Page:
Prosecution rests case in Jessica Tata murder trial over deadly day care fire

November 5, 2012 5:02:23 PM PST
The state has rested its case against Jessica Tata. She's the woman charged with murder in the deaths of four children who died in a fire at her home day care. Tata was running errands at the time of the fire.

Testimony Monday morning focused on the autopsy of little Elias Castillo. At just 16 months old, he was the youngest victim, and Tata is currently on trial just for his murder.

First to take the stand was forensic pathologist Dr. Merrill Hines, who testified about the cause of Elias's death. He said evidence showed the 16-month-old died of complications from smoke inhalation -- those included cyanide poisoning and the inhalation of soot.

Three other children, all of them under the age of four, were killed, and three others were injured when Tata's home caught fire. Tata had left the seven children unattended at her home day care to go shopping. Arson investigators say a pot of oil that Tata allegedly left on the stove started the fire.

It's been an emotional two weeks so far in the trial. The defense will present their case next, but no one knows yet what that will be.

Prosecutors wrapped up their portion of the Tata trial with Child Protective Services trainer Shantae Gaskill on the stand. She testified that Tata attended the required training classes before she was certified to run a home day care, but that she would often take breaks during the class.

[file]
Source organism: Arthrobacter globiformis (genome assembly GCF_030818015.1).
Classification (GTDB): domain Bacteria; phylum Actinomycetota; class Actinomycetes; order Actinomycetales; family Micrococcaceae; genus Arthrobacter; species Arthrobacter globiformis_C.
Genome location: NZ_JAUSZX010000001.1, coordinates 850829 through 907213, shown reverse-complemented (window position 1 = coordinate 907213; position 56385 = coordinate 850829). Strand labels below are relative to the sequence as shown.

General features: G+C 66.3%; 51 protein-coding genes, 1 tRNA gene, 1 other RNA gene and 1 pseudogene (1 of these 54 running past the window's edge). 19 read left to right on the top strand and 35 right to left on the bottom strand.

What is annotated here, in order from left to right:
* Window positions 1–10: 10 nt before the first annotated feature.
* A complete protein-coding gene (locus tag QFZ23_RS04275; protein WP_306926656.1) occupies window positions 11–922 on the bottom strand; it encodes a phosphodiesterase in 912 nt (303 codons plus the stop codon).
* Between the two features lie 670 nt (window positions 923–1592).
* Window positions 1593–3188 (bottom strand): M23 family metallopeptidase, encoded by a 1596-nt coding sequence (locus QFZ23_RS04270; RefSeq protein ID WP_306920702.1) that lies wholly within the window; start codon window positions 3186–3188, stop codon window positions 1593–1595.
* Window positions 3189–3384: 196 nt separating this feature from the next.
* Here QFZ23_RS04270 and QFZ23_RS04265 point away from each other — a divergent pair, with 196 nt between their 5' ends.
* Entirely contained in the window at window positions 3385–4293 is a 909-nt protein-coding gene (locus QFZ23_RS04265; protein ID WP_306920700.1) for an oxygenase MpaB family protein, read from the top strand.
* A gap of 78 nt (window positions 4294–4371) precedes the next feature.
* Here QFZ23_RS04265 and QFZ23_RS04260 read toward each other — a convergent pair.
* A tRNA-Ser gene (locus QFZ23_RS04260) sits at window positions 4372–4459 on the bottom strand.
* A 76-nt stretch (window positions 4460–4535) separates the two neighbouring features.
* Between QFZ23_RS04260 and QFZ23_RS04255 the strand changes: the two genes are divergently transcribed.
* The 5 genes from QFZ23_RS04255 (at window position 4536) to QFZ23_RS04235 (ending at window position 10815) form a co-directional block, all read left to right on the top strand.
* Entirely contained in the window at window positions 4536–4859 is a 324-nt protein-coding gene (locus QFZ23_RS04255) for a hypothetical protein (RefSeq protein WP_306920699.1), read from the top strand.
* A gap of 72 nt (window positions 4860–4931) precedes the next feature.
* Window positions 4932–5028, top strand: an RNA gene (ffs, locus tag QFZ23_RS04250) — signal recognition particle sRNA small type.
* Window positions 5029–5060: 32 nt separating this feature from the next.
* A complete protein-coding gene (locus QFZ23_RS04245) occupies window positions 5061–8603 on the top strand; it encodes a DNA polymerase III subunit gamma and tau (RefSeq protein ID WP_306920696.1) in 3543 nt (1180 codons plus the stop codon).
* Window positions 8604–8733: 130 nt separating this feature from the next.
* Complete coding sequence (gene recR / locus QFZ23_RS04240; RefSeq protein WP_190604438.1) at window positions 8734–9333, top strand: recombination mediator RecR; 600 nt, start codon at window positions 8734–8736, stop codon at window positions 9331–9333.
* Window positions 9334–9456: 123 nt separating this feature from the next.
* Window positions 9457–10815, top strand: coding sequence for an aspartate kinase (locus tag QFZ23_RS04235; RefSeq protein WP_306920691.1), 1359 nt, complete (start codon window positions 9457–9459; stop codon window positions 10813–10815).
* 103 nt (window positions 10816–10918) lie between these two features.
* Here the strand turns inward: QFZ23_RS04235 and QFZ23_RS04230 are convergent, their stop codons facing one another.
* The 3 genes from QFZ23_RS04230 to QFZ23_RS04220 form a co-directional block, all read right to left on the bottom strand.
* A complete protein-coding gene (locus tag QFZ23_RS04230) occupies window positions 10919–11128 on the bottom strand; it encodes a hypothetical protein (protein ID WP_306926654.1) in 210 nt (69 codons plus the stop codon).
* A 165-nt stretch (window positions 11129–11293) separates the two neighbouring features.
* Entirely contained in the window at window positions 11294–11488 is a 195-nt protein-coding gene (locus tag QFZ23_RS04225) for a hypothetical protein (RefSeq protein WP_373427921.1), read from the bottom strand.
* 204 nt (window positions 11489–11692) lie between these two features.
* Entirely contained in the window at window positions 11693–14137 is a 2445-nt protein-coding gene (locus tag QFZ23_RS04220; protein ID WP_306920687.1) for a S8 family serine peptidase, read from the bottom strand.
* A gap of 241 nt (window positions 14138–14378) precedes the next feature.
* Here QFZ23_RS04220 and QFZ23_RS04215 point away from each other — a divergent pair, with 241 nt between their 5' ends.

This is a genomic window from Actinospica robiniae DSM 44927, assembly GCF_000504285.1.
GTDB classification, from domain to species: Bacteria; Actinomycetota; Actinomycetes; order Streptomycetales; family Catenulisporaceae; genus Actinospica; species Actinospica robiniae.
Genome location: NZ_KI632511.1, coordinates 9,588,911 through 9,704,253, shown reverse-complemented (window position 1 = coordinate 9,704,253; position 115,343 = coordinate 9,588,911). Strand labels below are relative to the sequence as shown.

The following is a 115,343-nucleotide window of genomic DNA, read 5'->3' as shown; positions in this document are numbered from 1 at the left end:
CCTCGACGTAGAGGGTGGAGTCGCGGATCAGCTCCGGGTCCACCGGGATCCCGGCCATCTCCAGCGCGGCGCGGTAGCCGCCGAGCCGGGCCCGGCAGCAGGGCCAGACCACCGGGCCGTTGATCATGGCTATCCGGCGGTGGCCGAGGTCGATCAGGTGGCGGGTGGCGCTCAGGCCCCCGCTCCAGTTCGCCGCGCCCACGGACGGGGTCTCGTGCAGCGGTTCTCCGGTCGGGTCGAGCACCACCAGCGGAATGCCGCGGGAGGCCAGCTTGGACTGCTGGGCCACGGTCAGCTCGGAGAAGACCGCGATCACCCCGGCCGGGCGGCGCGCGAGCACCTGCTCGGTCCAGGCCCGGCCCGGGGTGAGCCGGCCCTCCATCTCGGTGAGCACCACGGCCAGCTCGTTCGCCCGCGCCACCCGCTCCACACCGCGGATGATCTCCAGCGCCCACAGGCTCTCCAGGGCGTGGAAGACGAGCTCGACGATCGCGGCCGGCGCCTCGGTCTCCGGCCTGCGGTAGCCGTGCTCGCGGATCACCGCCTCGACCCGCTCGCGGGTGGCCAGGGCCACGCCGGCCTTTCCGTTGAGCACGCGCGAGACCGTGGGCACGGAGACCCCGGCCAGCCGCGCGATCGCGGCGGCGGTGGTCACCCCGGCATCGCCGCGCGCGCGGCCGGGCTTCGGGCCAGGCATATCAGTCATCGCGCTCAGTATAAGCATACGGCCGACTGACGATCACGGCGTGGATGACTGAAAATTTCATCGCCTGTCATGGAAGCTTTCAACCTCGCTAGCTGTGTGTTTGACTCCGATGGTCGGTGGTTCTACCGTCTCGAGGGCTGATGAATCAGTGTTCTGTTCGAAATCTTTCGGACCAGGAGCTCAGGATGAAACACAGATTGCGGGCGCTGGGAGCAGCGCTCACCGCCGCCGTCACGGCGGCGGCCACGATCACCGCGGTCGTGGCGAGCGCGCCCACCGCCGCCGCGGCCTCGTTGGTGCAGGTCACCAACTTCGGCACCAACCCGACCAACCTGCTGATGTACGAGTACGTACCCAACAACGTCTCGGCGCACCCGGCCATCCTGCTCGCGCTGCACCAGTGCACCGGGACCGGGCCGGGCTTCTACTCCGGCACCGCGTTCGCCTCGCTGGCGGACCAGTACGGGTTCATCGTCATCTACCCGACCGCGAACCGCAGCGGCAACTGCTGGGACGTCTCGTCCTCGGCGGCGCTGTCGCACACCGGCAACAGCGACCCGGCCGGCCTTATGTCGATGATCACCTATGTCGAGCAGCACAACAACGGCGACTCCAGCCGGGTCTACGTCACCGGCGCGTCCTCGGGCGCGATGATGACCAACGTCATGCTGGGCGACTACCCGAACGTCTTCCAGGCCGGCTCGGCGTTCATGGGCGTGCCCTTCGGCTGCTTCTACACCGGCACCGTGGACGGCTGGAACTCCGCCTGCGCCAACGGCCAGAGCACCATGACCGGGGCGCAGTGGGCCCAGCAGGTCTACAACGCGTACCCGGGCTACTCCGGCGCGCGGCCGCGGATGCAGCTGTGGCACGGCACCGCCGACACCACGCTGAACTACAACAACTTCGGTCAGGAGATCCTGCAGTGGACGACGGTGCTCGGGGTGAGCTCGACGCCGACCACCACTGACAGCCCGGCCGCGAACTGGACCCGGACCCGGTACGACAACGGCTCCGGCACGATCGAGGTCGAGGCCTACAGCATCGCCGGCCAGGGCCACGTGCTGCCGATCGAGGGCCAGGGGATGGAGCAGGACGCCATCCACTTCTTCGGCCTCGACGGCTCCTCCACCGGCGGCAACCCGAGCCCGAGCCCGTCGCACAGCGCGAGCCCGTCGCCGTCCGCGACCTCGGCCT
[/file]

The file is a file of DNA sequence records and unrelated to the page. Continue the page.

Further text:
In the audience, James Coteres paid close attention to the testimony.

He said, "We just came to see the outcome of the case since we were the ones that made it be here in the first place."

Coteres and Doris Au both served on the grand jury that indicted Tata for felony murder. They were among the many who have watched prosecutors methodically lay out their case.

"It's a difficult thing to do, to represent the county and make decisions for the county," Au said. "Once that decision was made, I feel like we have the obligation to see it through."

Over the past two weeks, jurors have heard testimony from parents whose children died in that home day care in 2011, watched heart-wrenching home video and heard hours of tedious technical evidence. Beginning Tuesday it will be the defense's turn to present their case.

"I need to just see it until the end," Au said.

Testimony resumes Tuesday morning. If she is convicted in this murder case, Tata could receive life in prison. She is charged in a four count murder indictment, one count for each child who died.


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